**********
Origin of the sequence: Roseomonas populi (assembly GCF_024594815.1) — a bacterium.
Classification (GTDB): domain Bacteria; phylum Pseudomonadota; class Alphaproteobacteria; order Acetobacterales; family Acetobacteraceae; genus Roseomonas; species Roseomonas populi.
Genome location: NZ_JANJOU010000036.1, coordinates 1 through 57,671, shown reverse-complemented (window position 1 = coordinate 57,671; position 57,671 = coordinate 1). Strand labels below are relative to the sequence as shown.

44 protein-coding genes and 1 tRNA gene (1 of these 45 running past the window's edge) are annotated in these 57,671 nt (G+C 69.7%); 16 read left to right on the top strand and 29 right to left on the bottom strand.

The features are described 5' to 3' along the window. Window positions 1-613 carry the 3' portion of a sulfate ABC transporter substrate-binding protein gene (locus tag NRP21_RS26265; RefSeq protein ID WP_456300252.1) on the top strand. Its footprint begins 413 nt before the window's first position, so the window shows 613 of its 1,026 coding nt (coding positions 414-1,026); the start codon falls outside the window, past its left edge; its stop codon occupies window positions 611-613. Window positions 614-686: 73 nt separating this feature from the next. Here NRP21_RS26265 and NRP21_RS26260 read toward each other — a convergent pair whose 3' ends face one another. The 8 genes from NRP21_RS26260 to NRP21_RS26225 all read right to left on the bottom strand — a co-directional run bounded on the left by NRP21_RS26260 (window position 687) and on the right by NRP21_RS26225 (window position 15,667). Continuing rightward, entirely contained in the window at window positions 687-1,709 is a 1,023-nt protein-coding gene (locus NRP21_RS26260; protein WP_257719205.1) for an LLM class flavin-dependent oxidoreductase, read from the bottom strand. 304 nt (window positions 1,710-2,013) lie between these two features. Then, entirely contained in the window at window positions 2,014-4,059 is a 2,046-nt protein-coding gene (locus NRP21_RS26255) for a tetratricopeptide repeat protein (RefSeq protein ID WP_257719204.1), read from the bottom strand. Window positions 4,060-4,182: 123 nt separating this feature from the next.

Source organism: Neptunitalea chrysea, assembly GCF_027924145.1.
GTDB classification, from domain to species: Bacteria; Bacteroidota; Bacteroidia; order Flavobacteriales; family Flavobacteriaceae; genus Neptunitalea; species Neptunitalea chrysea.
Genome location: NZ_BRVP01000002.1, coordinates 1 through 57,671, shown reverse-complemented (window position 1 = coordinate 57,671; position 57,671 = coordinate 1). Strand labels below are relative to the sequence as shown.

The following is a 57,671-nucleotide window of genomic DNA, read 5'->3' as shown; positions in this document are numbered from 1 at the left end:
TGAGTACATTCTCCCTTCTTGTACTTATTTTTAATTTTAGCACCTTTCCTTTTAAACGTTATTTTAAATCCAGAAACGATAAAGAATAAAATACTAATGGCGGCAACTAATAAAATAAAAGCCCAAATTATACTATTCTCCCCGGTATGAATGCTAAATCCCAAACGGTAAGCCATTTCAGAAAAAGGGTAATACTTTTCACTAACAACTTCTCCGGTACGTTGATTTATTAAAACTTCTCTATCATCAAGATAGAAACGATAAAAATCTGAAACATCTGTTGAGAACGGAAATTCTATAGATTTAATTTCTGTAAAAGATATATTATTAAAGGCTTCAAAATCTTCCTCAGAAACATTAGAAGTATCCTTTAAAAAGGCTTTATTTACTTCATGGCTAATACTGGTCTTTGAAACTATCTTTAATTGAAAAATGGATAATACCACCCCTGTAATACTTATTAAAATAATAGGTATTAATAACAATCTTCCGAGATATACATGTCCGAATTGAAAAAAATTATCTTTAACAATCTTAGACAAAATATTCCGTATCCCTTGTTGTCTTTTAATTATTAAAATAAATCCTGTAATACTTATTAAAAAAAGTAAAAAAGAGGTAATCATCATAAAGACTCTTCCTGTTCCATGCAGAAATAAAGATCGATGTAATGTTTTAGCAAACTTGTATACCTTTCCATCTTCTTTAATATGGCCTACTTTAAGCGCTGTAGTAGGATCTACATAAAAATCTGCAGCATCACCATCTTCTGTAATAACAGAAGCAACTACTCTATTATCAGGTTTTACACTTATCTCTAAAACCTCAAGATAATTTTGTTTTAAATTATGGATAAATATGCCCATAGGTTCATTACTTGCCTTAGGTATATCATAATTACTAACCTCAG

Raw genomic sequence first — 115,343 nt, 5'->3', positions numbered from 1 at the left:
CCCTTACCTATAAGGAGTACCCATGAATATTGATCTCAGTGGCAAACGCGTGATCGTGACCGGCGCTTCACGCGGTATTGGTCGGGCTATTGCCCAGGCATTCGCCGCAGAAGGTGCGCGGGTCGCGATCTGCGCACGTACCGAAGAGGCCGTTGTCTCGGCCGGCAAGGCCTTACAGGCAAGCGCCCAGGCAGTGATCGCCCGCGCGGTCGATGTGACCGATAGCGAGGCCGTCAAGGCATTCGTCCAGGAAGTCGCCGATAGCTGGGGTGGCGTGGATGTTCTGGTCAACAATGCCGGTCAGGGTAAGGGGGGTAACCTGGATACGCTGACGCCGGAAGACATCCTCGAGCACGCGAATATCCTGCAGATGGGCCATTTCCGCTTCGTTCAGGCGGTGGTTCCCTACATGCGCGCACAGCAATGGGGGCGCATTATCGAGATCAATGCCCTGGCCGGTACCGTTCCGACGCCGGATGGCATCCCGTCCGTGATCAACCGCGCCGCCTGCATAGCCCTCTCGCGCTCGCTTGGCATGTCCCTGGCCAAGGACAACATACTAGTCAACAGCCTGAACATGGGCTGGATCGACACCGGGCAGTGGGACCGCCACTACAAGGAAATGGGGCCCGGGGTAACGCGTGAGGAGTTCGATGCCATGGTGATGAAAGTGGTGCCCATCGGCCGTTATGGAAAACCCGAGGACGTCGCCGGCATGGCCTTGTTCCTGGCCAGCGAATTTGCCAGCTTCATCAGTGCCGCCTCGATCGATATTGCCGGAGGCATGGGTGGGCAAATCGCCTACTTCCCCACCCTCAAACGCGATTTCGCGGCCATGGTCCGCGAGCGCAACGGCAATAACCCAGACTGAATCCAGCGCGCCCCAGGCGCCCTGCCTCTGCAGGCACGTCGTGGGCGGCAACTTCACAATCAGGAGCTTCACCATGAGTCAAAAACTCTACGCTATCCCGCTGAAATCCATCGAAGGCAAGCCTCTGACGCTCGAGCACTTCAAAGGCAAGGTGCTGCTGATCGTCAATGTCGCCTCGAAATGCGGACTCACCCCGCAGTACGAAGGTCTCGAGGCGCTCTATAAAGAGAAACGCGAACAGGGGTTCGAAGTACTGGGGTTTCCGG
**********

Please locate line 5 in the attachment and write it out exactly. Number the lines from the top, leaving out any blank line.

The features are described 5' to 3' along the window. Window positions 1-613 carry the 3' portion of a sulfate ABC transporter substrate-binding protein gene (locus tag NRP21_RS26265; RefSeq protein ID WP_456300252.1) on the top strand. Its footprint begins 413 nt before the window's first position, so the window shows 613 of its 1,026 coding nt (coding positions 414-1,026); the start codon falls outside the window, past its left edge; its stop codon occupies window positions 611-613. Window positions 614-686: 73 nt separating this feature from the next. Here NRP21_RS26265 and NRP21_RS26260 read toward each other — a convergent pair whose 3' ends face one another. The 8 genes from NRP21_RS26260 to NRP21_RS26225 all read right to left on the bottom strand — a co-directional run bounded on the left by NRP21_RS26260 (window position 687) and on the right by NRP21_RS26225 (window position 15,667). Continuing rightward, entirely contained in the window at window positions 687-1,709 is a 1,023-nt protein-coding gene (locus NRP21_RS26260; protein WP_257719205.1) for an LLM class flavin-dependent oxidoreductase, read from the bottom strand. 304 nt (window positions 1,710-2,013) lie between these two features. Then, entirely contained in the window at window positions 2,014-4,059 is a 2,046-nt protein-coding gene (locus NRP21_RS26255) for a tetratricopeptide repeat protein (RefSeq protein ID WP_257719204.1), read from the bottom strand. Window positions 4,060-4,182: 123 nt separating this feature from the next.